woman_readingIt is not surprising that similar conversations are occurring now surrounding the migration of the library’s print collections to digital platforms. Incorporating technology, “the machine,” into the library space is often viewed as being disruptive, inauthentic and contrary to the original intention of the 20th century library.

    We are finding that these same themes brought forth by Benjamin in 1936 are entering our research process. How do we manage traditions and ritualistic expectations of library patrons? What is the value of the digital library? How do we connect technology with existing collections?

    There remains a great deal of work for librarians to transform and create a new narrative for the printed book.  The historical context of the 21st century requires libraries to be creative, expanding on the idea of Ceci n’est pas un Livre . The bookwall is a design example that the library can use to highlight the idea of learning in the library.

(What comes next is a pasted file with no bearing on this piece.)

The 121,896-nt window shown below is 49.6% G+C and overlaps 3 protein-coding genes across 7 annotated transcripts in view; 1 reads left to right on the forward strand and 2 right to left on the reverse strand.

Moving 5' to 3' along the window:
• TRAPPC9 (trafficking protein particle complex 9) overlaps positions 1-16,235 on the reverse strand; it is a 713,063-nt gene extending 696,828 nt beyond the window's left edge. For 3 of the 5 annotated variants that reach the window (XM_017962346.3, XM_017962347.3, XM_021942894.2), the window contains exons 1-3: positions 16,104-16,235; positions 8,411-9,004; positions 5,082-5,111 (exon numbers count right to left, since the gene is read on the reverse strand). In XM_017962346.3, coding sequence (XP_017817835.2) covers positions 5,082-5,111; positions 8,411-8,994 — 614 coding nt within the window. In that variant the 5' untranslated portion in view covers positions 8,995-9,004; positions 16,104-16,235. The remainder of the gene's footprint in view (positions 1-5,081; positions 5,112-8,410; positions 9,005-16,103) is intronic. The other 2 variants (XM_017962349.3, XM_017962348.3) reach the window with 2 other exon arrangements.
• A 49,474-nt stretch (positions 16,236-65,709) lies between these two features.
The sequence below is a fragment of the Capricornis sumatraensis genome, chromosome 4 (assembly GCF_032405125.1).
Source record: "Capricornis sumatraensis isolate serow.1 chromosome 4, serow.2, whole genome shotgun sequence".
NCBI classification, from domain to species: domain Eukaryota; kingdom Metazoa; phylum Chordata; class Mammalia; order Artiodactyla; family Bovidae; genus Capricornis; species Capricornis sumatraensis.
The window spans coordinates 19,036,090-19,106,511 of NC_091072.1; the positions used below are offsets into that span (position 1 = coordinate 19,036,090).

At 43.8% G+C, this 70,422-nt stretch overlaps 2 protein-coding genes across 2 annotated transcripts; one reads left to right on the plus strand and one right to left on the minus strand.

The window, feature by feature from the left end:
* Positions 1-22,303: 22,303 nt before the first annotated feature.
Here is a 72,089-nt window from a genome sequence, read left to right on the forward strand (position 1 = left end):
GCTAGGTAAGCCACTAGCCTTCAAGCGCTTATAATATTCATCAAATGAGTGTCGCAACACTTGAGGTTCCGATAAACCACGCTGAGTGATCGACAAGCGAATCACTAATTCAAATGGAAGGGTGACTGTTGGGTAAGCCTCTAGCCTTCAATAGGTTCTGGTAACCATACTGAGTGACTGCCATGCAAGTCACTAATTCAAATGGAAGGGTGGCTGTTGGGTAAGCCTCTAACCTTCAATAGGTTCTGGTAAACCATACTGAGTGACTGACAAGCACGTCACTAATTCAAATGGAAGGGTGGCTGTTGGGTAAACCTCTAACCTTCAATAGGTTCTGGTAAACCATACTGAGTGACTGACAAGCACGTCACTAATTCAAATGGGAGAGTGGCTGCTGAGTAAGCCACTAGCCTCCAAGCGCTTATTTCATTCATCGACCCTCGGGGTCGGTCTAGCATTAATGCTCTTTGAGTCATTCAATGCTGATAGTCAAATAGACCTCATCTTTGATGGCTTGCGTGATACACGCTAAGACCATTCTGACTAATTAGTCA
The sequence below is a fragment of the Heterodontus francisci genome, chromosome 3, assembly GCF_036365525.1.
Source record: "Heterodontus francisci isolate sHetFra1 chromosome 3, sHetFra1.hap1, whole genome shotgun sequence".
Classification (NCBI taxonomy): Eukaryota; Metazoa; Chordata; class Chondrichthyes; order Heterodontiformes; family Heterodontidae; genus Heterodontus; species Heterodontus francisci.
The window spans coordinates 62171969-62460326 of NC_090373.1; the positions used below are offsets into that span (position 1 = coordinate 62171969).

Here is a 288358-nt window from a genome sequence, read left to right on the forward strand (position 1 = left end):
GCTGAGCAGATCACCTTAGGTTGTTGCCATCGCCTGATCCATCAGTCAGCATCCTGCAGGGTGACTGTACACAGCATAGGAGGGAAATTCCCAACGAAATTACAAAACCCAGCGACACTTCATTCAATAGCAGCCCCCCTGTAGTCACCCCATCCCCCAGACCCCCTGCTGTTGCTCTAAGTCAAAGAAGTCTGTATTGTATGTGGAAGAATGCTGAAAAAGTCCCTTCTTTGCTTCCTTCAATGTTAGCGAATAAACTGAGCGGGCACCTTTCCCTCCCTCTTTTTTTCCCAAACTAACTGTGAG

The overarching question remains: What type of machines do we allow into the Garden of Eden? Tell us what you think.

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    We will be releasing data about the survey at our workshop “make the library an incubator for learning” on June, 5, 2014 @ Steelcase Worklife NYC

     

    Image: René Magritte – La Lectrice soumise (1928)